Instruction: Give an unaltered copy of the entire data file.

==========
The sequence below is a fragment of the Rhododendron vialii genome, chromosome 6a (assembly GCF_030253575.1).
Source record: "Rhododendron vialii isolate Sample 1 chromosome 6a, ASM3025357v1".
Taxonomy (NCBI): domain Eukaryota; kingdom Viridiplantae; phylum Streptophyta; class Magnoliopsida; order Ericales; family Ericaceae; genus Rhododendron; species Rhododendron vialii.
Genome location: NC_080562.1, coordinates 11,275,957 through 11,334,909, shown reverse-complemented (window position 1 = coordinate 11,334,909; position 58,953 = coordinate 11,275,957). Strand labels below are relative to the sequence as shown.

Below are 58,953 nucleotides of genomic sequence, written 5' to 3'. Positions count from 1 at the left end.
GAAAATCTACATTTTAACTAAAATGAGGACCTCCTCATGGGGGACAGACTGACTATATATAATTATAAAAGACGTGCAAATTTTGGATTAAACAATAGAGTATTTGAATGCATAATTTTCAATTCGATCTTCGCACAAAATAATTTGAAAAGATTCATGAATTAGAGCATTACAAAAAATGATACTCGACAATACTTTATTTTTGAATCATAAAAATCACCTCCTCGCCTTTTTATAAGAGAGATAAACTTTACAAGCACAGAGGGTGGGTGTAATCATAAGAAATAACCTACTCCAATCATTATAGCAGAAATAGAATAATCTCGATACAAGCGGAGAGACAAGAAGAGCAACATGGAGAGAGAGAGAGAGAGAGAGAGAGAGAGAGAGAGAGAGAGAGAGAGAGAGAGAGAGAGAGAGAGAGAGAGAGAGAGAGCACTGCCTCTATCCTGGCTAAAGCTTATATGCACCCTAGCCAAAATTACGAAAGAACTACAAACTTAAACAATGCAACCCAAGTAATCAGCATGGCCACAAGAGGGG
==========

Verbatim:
The sequence below is a fragment of the Rhododendron vialii genome, chromosome 6a (assembly GCF_030253575.1).
Source record: "Rhododendron vialii isolate Sample 1 chromosome 6a, ASM3025357v1".
Taxonomy (NCBI): domain Eukaryota; kingdom Viridiplantae; phylum Streptophyta; class Magnoliopsida; order Ericales; family Ericaceae; genus Rhododendron; species Rhododendron vialii.
Genome location: NC_080562.1, coordinates 11,275,957 through 11,334,909, shown reverse-complemented (window position 1 = coordinate 11,334,909; position 58,953 = coordinate 11,275,957). Strand labels below are relative to the sequence as shown.

Below are 58,953 nucleotides of genomic sequence, written 5' to 3'. Positions count from 1 at the left end.
GAAAATCTACATTTTAACTAAAATGAGGACCTCCTCATGGGGGACAGACTGACTATATATAATTATAAAAGACGTGCAAATTTTGGATTAAACAATAGAGTATTTGAATGCATAATTTTCAATTCGATCTTCGCACAAAATAATTTGAAAAGATTCATGAATTAGAGCATTACAAAAAATGATACTCGACAATACTTTATTTTTGAATCATAAAAATCACCTCCTCGCCTTTTTATAAGAGAGATAAACTTTACAAGCACAGAGGGTGGGTGTAATCATAAGAAATAACCTACTCCAATCATTATAGCAGAAATAGAATAATCTCGATACAAGCGGAGAGACAAGAAGAGCAACATGGAGAGAGAGAGAGAGAGAGAGAGAGAGAGAGAGAGAGAGAGAGAGAGAGAGAGAGAGAGAGAGAGAGAGAGAGAGAGAGCACTGCCTCTATCCTGGCTAAAGCTTATATGCACCCTAGCCAAAATTACGAAAGAACTACAAACTTAAACAATGCAACCCAAGTAATCAGCATGGCCACAAGAGGGG